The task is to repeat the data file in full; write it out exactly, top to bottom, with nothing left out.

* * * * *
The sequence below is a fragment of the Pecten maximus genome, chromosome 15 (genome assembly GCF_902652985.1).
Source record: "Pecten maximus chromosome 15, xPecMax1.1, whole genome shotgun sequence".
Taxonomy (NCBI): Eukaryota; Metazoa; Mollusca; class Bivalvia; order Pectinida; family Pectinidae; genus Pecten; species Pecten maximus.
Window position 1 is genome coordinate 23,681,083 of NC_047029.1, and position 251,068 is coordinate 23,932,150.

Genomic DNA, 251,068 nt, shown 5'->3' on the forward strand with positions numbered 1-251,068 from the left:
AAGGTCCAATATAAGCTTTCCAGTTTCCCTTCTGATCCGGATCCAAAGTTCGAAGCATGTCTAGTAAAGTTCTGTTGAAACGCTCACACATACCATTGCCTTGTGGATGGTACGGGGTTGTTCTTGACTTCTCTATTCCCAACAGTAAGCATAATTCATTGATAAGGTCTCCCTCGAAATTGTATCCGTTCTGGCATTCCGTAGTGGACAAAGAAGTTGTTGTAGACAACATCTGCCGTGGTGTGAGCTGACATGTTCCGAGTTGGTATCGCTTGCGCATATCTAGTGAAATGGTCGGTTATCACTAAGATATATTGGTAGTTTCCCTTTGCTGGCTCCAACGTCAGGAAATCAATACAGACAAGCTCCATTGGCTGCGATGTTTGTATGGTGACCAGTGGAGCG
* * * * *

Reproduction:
The sequence below is a fragment of the Pecten maximus genome, chromosome 15 (genome assembly GCF_902652985.1).
Source record: "Pecten maximus chromosome 15, xPecMax1.1, whole genome shotgun sequence".
Taxonomy (NCBI): Eukaryota; Metazoa; Mollusca; class Bivalvia; order Pectinida; family Pectinidae; genus Pecten; species Pecten maximus.
Window position 1 is genome coordinate 23,681,083 of NC_047029.1, and position 251,068 is coordinate 23,932,150.

Genomic DNA, 251,068 nt, shown 5'->3' on the forward strand with positions numbered 1-251,068 from the left:
AAGGTCCAATATAAGCTTTCCAGTTTCCCTTCTGATCCGGATCCAAAGTTCGAAGCATGTCTAGTAAAGTTCTGTTGAAACGCTCACACATACCATTGCCTTGTGGATGGTACGGGGTTGTTCTTGACTTCTCTATTCCCAACAGTAAGCATAATTCATTGATAAGGTCTCCCTCGAAATTGTATCCGTTCTGGCATTCCGTAGTGGACAAAGAAGTTGTTGTAGACAACATCTGCCGTGGTGTGAGCTGACATGTTCCGAGTTGGTATCGCTTGCGCATATCTAGTGAAATGGTCGGTTATCACTAAGATATATTGGTAGTTTCCCTTTGCTGGCTCCAACGTCAGGAAATCAATACAGACAAGCTCCATTGGCTGCGATGTTTGTATGGTGACCAGTGGAGCG